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Kevin L. Hughbanks v. Robert Dooley

UNITED STATES DISTRICT COURT DISTRICT OF SOUTH DAKOTA SOUTHERN DIVISION


August 10, 2011

KEVIN L. HUGHBANKS,
PLAINTIFF,
v.
ROBERT DOOLEY, WARDEN, MIKE
DURFEE STATE PRISON, A/K/A BOB DOOLEY; TIM REISCH, CABINET SECRETARY, SD DOC; SUSAN JACOBS, ASSOCIATE WARDEN, MIKE DURFEE STATE PRISON; TAMI DEJONG, UNIT COORDINATOR, MDSP; RANDY STEVENS, SCO. PROPERTY OFFICER, MDSP; AND NICHOLE ST. PIERRE, SCO. PROPERTY OFFICER, MDSP, DEFENDANTS.

The opinion of the court was delivered by: Karen E. Schreier Chief Judge

ORDER GRANTING STAY OF DISCOVERY AND DENYING MOTION TO COMPEL

Plaintiff, Kevin L. Hughbanks, has filed a pro se civil rights lawsuit. Hughbanks is incarcerated at the Mike Durfee State Prison in Springfield, South Dakota. Hughbanks alleges three claims: (1) that the prison policy allowing the rejection of bulk mail without a rejection notice being provided to the prisoner or publisher is unconstitutional; (2) that prison officials unconstitutionally denied him books entitled Dirty Spanish and The Quotable Bitch; and (3) that correctional officer Randy Stevens violated the Eighth Amendment by making derogatory remarks about him in front of other inmates. Hughbanks now moves to compel discovery pursuant to Rule 37(a) of the Federal Rules of Civil Procedure and Rule 37.1 of the District of South Dakota Civil Local Rules of Practice. Defendants oppose his motion and ask that discovery be stayed until the issue of qualified immunity is resolved.

DISCUSSION

All of Hughbanks's claims, other than his claims for prospective relief, are subject to defendants' qualified immunity defense. Qualified immunity protects prison officials from litigation itself, not merely liability. Mitchell v. Forsyth, 472 U.S. 511, 526 (1985) (noting that the doctrine of qualified immunity provides "an immunity from suit rather than a mere defense to liability"). This immunity from suit applies to discovery because it "can be peculiarly disruptive of effective government." Id. (internal citations omitted). Qualified immunity protects government officials from the burdens of broad discovery. Wilson v. Northcutt, 441 F.3d 586, 590 (8th Cir. 2006). In this case, Hughbanks has submitted 24 separate requests for the production of documents, sent interrogatories to each named defendant, and filed six motions for preliminary restraining orders and a number of other miscellaneous motions.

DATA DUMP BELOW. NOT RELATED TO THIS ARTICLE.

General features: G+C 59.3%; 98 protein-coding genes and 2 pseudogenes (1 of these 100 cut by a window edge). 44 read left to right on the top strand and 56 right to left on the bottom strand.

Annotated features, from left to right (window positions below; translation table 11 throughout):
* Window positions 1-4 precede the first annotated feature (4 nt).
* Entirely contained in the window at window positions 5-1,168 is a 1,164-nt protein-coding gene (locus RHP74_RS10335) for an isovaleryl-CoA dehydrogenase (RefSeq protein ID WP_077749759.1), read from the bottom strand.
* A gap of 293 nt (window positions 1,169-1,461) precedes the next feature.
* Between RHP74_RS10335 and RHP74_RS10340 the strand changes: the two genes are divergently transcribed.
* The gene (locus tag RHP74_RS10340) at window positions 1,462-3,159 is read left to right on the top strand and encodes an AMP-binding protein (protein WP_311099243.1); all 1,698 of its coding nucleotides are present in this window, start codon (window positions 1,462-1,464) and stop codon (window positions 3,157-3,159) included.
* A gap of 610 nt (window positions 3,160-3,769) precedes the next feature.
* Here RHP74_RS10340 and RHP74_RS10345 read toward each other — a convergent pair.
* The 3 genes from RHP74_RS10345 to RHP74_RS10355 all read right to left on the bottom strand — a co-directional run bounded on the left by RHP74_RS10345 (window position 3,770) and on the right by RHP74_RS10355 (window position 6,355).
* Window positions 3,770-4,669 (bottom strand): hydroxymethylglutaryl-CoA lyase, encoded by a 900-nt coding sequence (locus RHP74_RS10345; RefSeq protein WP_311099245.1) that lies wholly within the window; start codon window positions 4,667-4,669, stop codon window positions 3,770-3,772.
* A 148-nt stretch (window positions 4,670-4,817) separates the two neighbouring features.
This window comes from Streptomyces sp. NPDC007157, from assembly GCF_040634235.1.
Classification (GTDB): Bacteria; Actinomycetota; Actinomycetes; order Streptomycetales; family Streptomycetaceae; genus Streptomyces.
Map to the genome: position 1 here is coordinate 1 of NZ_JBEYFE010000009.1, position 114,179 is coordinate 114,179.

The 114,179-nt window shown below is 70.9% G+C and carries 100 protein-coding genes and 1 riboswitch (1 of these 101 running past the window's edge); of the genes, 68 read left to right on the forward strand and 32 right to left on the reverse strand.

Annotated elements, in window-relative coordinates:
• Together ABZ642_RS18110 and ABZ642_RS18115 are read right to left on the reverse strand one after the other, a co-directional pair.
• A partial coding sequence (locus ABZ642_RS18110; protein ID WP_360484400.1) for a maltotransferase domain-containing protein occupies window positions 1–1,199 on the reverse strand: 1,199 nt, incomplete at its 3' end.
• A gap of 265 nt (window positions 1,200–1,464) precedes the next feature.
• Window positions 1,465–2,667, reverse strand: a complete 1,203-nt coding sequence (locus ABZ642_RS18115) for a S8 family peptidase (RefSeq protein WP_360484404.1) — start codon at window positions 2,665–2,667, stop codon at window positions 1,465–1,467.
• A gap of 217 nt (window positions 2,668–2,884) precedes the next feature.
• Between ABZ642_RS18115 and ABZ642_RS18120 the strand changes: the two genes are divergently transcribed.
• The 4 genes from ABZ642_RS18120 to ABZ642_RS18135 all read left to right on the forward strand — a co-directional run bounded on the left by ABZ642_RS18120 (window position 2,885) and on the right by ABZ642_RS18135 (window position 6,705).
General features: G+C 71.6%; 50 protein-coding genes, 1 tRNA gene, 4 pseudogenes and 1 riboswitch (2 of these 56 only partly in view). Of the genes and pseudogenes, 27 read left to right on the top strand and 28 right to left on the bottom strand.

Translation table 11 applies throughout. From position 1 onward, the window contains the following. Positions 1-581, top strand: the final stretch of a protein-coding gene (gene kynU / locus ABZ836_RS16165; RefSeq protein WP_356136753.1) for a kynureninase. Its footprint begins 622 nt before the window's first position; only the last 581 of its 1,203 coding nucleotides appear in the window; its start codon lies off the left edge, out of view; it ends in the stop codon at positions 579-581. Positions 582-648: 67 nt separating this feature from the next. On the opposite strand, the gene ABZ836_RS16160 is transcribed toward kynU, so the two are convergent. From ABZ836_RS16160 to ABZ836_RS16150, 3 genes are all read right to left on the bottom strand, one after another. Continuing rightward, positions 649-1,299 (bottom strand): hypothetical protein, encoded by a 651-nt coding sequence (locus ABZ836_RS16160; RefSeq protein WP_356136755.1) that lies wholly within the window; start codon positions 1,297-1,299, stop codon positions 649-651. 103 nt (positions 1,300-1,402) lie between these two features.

Defendants currently have a motion for summary judgment pending, in which they assert a qualified immunity defense. "The purpose in moving for summary judgment, under the privilege of qualified immunity, is to avoid having government officers subjected to the expense and delay of discovery." Fitzgerald v. Patrick, 927 F.2d 1037, 1039 (8th Cir. 1991). "Both the Supreme Court and the Eighth Circuit have "repeatedly stressed the importance of resolving immunity questions at the earliest possible stage in litigation." O'Neil v. City of Iowa City, 496 F.3d 915, 917 (8th Cir. 2007). Because qualified immunity protects public officials from discovery, defendants' motion for a protective order and stay of discovery is granted. Thus, defendants need not respond to future motions or discovery requests unless instructed by the court. Because defendants' request for a stay of discovery is granted, Hughbanks's motion to compel is denied. Therefore, it is

ORDERED that defendants' request for a stay of discovery is granted. IT IS FURTHER ORDERED that Hughbanks's motion to compel (Docket 95) is denied.

BY THE COURT:

Karen E. Schreier

20110810

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